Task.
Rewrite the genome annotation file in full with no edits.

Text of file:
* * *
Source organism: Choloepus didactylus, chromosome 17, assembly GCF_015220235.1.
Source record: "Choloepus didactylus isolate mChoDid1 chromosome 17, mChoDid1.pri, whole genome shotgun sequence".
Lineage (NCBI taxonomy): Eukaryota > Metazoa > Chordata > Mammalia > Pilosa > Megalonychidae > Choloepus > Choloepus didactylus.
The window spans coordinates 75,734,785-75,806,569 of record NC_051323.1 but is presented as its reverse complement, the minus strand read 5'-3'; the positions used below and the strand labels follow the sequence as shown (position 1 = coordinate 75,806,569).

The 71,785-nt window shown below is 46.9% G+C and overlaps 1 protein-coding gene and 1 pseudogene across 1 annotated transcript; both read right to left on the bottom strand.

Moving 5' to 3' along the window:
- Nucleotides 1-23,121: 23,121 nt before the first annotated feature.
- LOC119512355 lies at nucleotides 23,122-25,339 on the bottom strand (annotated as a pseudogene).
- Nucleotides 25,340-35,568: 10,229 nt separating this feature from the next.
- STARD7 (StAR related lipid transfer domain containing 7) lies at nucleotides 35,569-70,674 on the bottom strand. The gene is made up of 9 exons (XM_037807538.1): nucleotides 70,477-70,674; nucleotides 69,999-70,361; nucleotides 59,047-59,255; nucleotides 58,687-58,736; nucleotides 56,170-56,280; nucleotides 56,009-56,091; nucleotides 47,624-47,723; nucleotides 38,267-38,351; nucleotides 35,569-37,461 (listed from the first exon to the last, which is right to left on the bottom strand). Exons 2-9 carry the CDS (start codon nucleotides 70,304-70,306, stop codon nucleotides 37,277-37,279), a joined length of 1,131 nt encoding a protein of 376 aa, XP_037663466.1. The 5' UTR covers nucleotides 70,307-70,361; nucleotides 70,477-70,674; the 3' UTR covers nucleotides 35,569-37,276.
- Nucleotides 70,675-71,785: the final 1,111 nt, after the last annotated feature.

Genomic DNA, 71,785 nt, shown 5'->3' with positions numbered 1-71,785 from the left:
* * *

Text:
Source organism: Choloepus didactylus, chromosome 17, assembly GCF_015220235.1.
Source record: "Choloepus didactylus isolate mChoDid1 chromosome 17, mChoDid1.pri, whole genome shotgun sequence".
Lineage (NCBI taxonomy): Eukaryota > Metazoa > Chordata > Mammalia > Pilosa > Megalonychidae > Choloepus > Choloepus didactylus.
The window spans coordinates 75,734,785-75,806,569 of record NC_051323.1 but is presented as its reverse complement, the minus strand read 5'-3'; the positions used below and the strand labels follow the sequence as shown (position 1 = coordinate 75,806,569).

The 71,785-nt window shown below is 46.9% G+C and overlaps 1 protein-coding gene and 1 pseudogene across 1 annotated transcript; both read right to left on the bottom strand.

Moving 5' to 3' along the window:
- Nucleotides 1-23,121: 23,121 nt before the first annotated feature.
- LOC119512355 lies at nucleotides 23,122-25,339 on the bottom strand (annotated as a pseudogene).
- Nucleotides 25,340-35,568: 10,229 nt separating this feature from the next.
- STARD7 (StAR related lipid transfer domain containing 7) lies at nucleotides 35,569-70,674 on the bottom strand. The gene is made up of 9 exons (XM_037807538.1): nucleotides 70,477-70,674; nucleotides 69,999-70,361; nucleotides 59,047-59,255; nucleotides 58,687-58,736; nucleotides 56,170-56,280; nucleotides 56,009-56,091; nucleotides 47,624-47,723; nucleotides 38,267-38,351; nucleotides 35,569-37,461 (listed from the first exon to the last, which is right to left on the bottom strand). Exons 2-9 carry the CDS (start codon nucleotides 70,304-70,306, stop codon nucleotides 37,277-37,279), a joined length of 1,131 nt encoding a protein of 376 aa, XP_037663466.1. The 5' UTR covers nucleotides 70,307-70,361; nucleotides 70,477-70,674; the 3' UTR covers nucleotides 35,569-37,276.
- Nucleotides 70,675-71,785: the final 1,111 nt, after the last annotated feature.

Genomic DNA, 71,785 nt, shown 5'->3' with positions numbered 1-71,785 from the left: